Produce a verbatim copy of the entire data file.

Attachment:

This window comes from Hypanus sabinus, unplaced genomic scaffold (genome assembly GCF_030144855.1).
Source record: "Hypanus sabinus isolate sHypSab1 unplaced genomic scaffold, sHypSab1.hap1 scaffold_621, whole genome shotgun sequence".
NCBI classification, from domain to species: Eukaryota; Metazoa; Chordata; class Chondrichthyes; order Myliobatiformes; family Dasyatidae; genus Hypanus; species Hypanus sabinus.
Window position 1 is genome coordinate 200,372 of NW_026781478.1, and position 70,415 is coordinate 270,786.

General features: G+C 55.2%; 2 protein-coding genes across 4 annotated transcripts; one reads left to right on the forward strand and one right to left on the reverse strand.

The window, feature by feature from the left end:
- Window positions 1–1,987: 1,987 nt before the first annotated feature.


This window comes from Hypanus sabinus, unplaced genomic scaffold (genome assembly GCF_030144855.1).
Source record: "Hypanus sabinus isolate sHypSab1 unplaced genomic scaffold, sHypSab1.hap1 scaffold_621, whole genome shotgun sequence".
NCBI classification, from domain to species: Eukaryota; Metazoa; Chordata; class Chondrichthyes; order Myliobatiformes; family Dasyatidae; genus Hypanus; species Hypanus sabinus.
Window position 1 is genome coordinate 200,372 of NW_026781478.1, and position 70,415 is coordinate 270,786.

General features: G+C 55.2%; 2 protein-coding genes across 4 annotated transcripts; one reads left to right on the forward strand and one right to left on the reverse strand.

The window, feature by feature from the left end:
- Window positions 1–1,987: 1,987 nt before the first annotated feature.